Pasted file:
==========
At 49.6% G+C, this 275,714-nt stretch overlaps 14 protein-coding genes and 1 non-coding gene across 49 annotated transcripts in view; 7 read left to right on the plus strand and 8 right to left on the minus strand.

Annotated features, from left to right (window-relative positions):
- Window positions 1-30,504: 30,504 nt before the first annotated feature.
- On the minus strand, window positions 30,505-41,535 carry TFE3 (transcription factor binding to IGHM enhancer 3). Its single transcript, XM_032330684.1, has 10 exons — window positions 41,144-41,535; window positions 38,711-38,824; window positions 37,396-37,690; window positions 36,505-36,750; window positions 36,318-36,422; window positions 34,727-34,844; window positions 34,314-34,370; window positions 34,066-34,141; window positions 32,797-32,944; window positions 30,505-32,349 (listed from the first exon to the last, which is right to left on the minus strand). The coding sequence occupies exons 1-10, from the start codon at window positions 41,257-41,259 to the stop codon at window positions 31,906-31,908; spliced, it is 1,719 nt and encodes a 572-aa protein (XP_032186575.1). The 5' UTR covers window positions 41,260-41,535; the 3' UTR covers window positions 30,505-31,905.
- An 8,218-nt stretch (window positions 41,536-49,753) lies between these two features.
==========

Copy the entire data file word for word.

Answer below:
At 49.6% G+C, this 275,714-nt stretch overlaps 14 protein-coding genes and 1 non-coding gene across 49 annotated transcripts in view; 7 read left to right on the plus strand and 8 right to left on the minus strand.

Annotated features, from left to right (window-relative positions):
- Window positions 1-30,504: 30,504 nt before the first annotated feature.
- On the minus strand, window positions 30,505-41,535 carry TFE3 (transcription factor binding to IGHM enhancer 3). Its single transcript, XM_032330684.1, has 10 exons — window positions 41,144-41,535; window positions 38,711-38,824; window positions 37,396-37,690; window positions 36,505-36,750; window positions 36,318-36,422; window positions 34,727-34,844; window positions 34,314-34,370; window positions 34,066-34,141; window positions 32,797-32,944; window positions 30,505-32,349 (listed from the first exon to the last, which is right to left on the minus strand). The coding sequence occupies exons 1-10, from the start codon at window positions 41,257-41,259 to the stop codon at window positions 31,906-31,908; spliced, it is 1,719 nt and encodes a 572-aa protein (XP_032186575.1). The 5' UTR covers window positions 41,260-41,535; the 3' UTR covers window positions 30,505-31,905.
- An 8,218-nt stretch (window positions 41,536-49,753) lies between these two features.